Menus entice with words to sell, to comfort or encourage guests to order certain menu items. We always want to be conscientious and honest in our descriptions of our food. When it is local and just picked and isn’t sprayed and ladened with pesticides, we’ll tell you. Sometimes we have such a bounty of great stuff on the menu we just assume, you’ll assume it is just that local and super fresh. When we say everything is made from scratch, in house daily, we mean it. Many restaurants terribly overuse these words and euphemisms in order to make themselves something they’ll never be. Millstone prides itself and its reputation on using real, fresh local ingredients and cooking them in an approachable and comforting way for our guests since 2001.
But, sometimes we just want to sell pig’s feet. Yep. Simply braised trotters are rustic country food in nearly every pork eating culture, including America. But they are a nearly impossible “sell” in the restaurant world. Sure, foodie crusaders eat them in the big cities to do their part of being green; eating all of the animal; wasting nothing. There is even a restaurant in Montreal named after the humble pig part. But a pair of pattes longues, that is, the front pair of trotters with the full shanks yield an array of flavors, textures and menu items. Slowly roasted with tomato paste and simmered in water with aromatic vegetables, they make a mouthwatering stock. Pick the meat from the trotter and make a terrine with game birds. Skin the shank or hock, and wrap the meat in caul fat and braised for an hour to make crepinette of patte longue, which is what we serve on our Oktoberfest pork plate. Oh, and we save the shank skin to season a number of dishes, including our collard greens.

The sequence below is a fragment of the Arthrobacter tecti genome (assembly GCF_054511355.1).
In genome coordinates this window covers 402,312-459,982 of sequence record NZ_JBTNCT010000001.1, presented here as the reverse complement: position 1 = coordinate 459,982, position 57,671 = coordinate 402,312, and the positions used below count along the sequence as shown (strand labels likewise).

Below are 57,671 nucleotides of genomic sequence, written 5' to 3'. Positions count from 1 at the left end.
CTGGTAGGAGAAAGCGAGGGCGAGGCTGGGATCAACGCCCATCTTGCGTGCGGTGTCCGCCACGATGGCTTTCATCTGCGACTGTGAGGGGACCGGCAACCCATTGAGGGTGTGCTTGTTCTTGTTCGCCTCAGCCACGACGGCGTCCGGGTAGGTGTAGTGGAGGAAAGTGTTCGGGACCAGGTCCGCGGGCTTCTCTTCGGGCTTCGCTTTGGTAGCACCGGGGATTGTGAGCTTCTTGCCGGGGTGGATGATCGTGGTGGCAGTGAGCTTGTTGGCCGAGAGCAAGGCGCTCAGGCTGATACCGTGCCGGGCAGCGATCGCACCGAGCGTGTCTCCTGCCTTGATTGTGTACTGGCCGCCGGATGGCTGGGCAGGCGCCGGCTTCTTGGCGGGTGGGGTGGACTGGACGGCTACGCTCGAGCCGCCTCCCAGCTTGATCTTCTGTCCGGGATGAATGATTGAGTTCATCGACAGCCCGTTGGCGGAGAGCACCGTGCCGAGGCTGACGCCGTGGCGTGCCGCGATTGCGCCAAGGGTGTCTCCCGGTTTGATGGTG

We are completely honest in the fact that we love pig’s feet. The inherent utility of the pig as a food gives us so many different tastes and textures that many other animal foods cannot match. We call them many different names because the idea of eating the meat off of a foot is not very enticing. It is similar to using the word “emulsion” on a menu; not a food friendly word. But pied de cochon is a beautiful sounding food. Patte longue sound pretty too. Perhaps now, you can take comfort in knowing the backstory of the humble pig foot, embrace its value in the economical kitchen and give it try one evening. We did, and we love it.